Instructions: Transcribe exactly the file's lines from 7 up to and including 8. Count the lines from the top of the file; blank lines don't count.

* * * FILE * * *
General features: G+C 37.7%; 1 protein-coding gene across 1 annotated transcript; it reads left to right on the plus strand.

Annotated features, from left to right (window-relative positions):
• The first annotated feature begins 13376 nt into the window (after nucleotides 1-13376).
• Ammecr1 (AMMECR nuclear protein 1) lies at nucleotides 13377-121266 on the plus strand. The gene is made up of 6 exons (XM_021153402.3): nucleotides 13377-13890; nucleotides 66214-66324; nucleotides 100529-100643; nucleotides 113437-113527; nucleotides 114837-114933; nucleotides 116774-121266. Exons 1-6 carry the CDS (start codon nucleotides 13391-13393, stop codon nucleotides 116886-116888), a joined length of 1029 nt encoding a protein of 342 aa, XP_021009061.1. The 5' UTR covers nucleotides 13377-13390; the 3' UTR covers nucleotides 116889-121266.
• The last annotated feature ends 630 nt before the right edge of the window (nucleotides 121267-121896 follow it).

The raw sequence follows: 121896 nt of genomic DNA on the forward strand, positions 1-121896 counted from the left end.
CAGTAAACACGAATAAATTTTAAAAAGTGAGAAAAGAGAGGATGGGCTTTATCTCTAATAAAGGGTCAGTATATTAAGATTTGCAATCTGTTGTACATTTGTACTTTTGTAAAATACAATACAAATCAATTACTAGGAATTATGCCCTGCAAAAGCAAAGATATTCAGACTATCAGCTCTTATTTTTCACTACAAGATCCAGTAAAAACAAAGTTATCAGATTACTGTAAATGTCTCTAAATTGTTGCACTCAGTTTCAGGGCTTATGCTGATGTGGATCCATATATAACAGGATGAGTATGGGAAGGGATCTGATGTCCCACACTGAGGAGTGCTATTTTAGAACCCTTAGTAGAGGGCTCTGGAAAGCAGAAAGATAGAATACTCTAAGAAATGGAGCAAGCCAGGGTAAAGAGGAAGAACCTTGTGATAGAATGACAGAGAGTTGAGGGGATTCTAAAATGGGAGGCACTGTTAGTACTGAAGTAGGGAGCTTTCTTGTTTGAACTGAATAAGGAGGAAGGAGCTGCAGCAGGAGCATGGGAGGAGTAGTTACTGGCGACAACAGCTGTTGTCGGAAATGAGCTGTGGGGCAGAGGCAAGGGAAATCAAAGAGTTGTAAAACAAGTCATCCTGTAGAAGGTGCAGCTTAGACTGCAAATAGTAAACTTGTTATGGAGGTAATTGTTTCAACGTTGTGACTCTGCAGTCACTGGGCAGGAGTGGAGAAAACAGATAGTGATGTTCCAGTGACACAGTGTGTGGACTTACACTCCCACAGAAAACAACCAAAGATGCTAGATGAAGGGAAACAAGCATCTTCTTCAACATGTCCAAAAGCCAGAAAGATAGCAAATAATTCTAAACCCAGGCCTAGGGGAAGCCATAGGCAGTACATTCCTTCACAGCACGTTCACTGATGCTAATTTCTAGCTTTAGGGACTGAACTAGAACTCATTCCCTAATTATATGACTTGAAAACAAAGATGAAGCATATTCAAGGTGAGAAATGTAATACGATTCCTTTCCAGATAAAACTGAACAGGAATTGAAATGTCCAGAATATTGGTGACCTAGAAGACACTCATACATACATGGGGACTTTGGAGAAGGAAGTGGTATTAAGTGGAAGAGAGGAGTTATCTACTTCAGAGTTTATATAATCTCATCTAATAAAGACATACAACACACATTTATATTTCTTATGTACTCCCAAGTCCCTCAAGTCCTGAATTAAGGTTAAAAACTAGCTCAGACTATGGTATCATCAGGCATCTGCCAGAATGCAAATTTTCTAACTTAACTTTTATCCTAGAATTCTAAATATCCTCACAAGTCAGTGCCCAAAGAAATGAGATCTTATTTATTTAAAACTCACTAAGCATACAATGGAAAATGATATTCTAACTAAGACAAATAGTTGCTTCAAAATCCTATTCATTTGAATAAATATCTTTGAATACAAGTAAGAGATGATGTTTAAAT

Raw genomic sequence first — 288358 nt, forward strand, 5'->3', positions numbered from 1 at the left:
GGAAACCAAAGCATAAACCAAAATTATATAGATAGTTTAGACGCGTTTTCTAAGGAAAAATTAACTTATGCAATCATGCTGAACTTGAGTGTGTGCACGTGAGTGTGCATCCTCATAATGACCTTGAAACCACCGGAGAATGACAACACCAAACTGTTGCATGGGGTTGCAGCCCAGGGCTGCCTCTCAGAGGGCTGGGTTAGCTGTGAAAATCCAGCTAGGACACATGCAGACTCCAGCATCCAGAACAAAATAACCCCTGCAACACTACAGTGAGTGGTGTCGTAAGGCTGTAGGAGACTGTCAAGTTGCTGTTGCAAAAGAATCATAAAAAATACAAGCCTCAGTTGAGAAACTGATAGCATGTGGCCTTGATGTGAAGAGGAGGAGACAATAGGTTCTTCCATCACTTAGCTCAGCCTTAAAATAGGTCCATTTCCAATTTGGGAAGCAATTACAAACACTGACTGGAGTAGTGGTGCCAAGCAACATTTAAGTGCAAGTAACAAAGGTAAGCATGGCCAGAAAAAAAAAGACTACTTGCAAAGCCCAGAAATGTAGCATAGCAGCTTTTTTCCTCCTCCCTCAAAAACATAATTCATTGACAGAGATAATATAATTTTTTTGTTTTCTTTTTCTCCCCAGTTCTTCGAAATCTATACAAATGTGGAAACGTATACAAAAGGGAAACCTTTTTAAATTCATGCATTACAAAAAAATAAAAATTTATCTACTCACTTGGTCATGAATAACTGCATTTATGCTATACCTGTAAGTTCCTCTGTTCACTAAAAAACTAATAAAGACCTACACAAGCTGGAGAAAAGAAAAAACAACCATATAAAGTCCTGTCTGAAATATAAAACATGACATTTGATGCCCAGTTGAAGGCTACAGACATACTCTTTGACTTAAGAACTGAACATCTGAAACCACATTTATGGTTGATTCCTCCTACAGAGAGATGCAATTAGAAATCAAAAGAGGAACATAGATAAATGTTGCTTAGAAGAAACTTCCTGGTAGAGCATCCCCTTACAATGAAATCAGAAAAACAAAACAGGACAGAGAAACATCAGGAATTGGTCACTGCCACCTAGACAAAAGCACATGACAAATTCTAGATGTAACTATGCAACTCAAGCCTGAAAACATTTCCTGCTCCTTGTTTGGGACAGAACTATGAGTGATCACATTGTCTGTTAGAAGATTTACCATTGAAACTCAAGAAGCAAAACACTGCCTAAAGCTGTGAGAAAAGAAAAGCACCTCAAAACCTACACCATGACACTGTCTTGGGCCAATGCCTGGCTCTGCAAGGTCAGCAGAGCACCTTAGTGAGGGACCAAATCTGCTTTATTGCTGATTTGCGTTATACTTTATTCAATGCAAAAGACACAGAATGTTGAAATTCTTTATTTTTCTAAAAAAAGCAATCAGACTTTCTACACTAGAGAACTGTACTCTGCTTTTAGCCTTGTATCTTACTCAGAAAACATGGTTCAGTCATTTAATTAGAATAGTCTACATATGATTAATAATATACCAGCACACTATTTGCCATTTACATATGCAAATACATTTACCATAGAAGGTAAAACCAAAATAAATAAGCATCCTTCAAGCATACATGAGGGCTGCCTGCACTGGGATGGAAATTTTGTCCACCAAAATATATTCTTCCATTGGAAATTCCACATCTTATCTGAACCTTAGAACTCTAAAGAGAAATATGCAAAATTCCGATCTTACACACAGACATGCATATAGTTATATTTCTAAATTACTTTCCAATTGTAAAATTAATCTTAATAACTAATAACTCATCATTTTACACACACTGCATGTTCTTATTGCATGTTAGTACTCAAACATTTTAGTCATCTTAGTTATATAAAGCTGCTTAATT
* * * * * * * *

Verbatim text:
CAGTAAACACGAATAAATTTTAAAAAGTGAGAAAAGAGAGGATGGGCTTTATCTCTAATAAAGGGTCAGTATATTAAGATTTGCAATCTGTTGTACATTTGTACTTTTGTAAAATACAATACAAATCAATTACTAGGAATTATGCCCTGCAAAAGCAAAGATATTCAGACTATCAGCTCTTATTTTTCACTACAAGATCCAGTAAAAACAAAGTTATCAGATTACTGTAAATGTCTCTAAATTGTTGCACTCAGTTTCAGGGCTTATGCTGATGTGGATCCATATATAACAGGATGAGTATGGGAAGGGATCTGATGTCCCACACTGAGGAGTGCTATTTTAGAACCCTTAGTAGAGGGCTCTGGAAAGCAGAAAGATAGAATACTCTAAGAAATGGAGCAAGCCAGGGTAAAGAGGAAGAACCTTGTGATAGAATGACAGAGAGTTGAGGGGATTCTAAAATGGGAGGCACTGTTAGTACTGAAGTAGGGAGCTTTCTTGTTTGAACTGAATAAGGAGGAAGGAGCTGCAGCAGGAGCATGGGAGGAGTAGTTACTGGCGACAACAGCTGTTGTCGGAAATGAGCTGTGGGGCAGAGGCAAGGGAAATCAAAGAGTTGTAAAACAAGTCATCCTGTAGAAGGTGCAGCTTAGACTGCAAATAGTAAACTTGTTATGGAGGTAATTGTTTCAACGTTGTGACTCTGCAGTCACTGGGCAGGAGTGGAGAAAACAGATAGTGATGTTCCAGTGACACAGTGTGTGGACTTACACTCCCACAGAAAACAACCAAAGATGCTAGATGAAGGGAAACAAGCATCTTCTTCAACATGTCCAAAAGCCAGAAAGATAGCAAATAATTCTAAACCCAGGCCTAGGGGAAGCCATAGGCAGTACATTCCTTCACAGCACGTTCACTGATGCTAATTTCTAGCTTTAGGGACTGAACTAGAACTCATTCCCTAATTATATGACTTGAAAACAAAGATGAAGCATATTCAAGGTGAGAAATGTAATACGATTCCTTTCCAGATAAAACTGAACAGGAATTGAAATGTCCAGAATATTGGTGACCTAGAAGACACTCATACATACATGGGGACTTTGGAGAAGGAAGTGGTATTAAGTGGAAGAGAGGAGTTATCTACTTCAGAGTTTATATAATCTCATCTAATAAAGACATACAACACACATTTATATTTCTTATGTACTCCCAAGTCCCTCAAGTCCTGAATTAAGGTTAAAAACTAGCTCAGACTATGGTATCATCAGGCATCTGCCAGAATGCAAATTTTCTAACTTAACTTTTATCCTAGAATTCTAAATATCCTCACAAGTCAGTGCCCAAAGAAATGAGATCTTATTTATTTAAAACTCACTAAGCATACAATGGAAAATGATATTCTAACTAAGACAAATAGTTGCTTCAAAATCCTATTCATTTGAATAAATATCTTTGAATACAAGTAAGAGATGATGTTTAAAT

Raw genomic sequence first — 288358 nt, forward strand, 5'->3', positions numbered from 1 at the left: